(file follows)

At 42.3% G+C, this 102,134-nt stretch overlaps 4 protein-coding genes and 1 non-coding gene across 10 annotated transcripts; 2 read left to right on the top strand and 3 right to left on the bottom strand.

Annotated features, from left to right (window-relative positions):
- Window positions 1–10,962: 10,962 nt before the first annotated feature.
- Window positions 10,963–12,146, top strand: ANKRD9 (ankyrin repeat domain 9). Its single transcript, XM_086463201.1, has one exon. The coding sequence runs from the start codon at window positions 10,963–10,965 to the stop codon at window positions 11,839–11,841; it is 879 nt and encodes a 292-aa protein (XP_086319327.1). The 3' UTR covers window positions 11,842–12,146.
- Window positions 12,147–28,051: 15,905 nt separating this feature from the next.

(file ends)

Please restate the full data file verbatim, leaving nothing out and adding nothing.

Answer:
At 42.3% G+C, this 102,134-nt stretch overlaps 4 protein-coding genes and 1 non-coding gene across 10 annotated transcripts; 2 read left to right on the top strand and 3 right to left on the bottom strand.

Annotated features, from left to right (window-relative positions):
- Window positions 1–10,962: 10,962 nt before the first annotated feature.
- Window positions 10,963–12,146, top strand: ANKRD9 (ankyrin repeat domain 9). Its single transcript, XM_086463201.1, has one exon. The coding sequence runs from the start codon at window positions 10,963–10,965 to the stop codon at window positions 11,839–11,841; it is 879 nt and encodes a 292-aa protein (XP_086319327.1). The 3' UTR covers window positions 11,842–12,146.
- Window positions 12,147–28,051: 15,905 nt separating this feature from the next.